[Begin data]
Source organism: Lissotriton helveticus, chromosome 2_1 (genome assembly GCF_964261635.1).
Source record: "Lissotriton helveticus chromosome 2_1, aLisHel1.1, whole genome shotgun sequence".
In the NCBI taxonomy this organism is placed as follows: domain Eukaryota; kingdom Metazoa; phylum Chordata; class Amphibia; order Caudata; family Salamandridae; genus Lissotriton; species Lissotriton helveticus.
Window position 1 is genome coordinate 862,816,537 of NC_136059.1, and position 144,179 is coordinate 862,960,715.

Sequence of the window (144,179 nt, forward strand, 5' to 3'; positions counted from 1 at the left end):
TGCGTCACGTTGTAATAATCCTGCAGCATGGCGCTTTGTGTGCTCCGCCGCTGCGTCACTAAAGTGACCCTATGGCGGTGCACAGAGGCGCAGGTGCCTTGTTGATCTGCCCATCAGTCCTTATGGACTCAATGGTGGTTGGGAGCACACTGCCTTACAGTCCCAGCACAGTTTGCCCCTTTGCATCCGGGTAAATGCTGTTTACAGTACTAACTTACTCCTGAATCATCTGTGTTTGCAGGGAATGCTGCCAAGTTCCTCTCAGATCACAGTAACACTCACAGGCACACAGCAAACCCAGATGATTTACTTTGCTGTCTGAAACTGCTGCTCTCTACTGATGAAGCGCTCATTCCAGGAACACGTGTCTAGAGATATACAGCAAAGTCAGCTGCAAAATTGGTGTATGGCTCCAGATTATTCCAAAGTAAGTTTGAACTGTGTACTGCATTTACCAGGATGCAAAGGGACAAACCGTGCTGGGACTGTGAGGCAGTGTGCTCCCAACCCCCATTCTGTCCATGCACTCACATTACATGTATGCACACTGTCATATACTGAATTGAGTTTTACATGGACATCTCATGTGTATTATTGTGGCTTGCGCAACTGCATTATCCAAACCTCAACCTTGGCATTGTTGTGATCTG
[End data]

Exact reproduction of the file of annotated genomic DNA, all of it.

Source organism: Lissotriton helveticus, chromosome 2_1 (genome assembly GCF_964261635.1).
Source record: "Lissotriton helveticus chromosome 2_1, aLisHel1.1, whole genome shotgun sequence".
In the NCBI taxonomy this organism is placed as follows: domain Eukaryota; kingdom Metazoa; phylum Chordata; class Amphibia; order Caudata; family Salamandridae; genus Lissotriton; species Lissotriton helveticus.
Window position 1 is genome coordinate 862,816,537 of NC_136059.1, and position 144,179 is coordinate 862,960,715.

Sequence of the window (144,179 nt, forward strand, 5' to 3'; positions counted from 1 at the left end):
TGCGTCACGTTGTAATAATCCTGCAGCATGGCGCTTTGTGTGCTCCGCCGCTGCGTCACTAAAGTGACCCTATGGCGGTGCACAGAGGCGCAGGTGCCTTGTTGATCTGCCCATCAGTCCTTATGGACTCAATGGTGGTTGGGAGCACACTGCCTTACAGTCCCAGCACAGTTTGCCCCTTTGCATCCGGGTAAATGCTGTTTACAGTACTAACTTACTCCTGAATCATCTGTGTTTGCAGGGAATGCTGCCAAGTTCCTCTCAGATCACAGTAACACTCACAGGCACACAGCAAACCCAGATGATTTACTTTGCTGTCTGAAACTGCTGCTCTCTACTGATGAAGCGCTCATTCCAGGAACACGTGTCTAGAGATATACAGCAAAGTCAGCTGCAAAATTGGTGTATGGCTCCAGATTATTCCAAAGTAAGTTTGAACTGTGTACTGCATTTACCAGGATGCAAAGGGACAAACCGTGCTGGGACTGTGAGGCAGTGTGCTCCCAACCCCCATTCTGTCCATGCACTCACATTACATGTATGCACACTGTCATATACTGAATTGAGTTTTACATGGACATCTCATGTGTATTATTGTGGCTTGCGCAACTGCATTATCCAAACCTCAACCTTGGCATTGTTGTGATCTG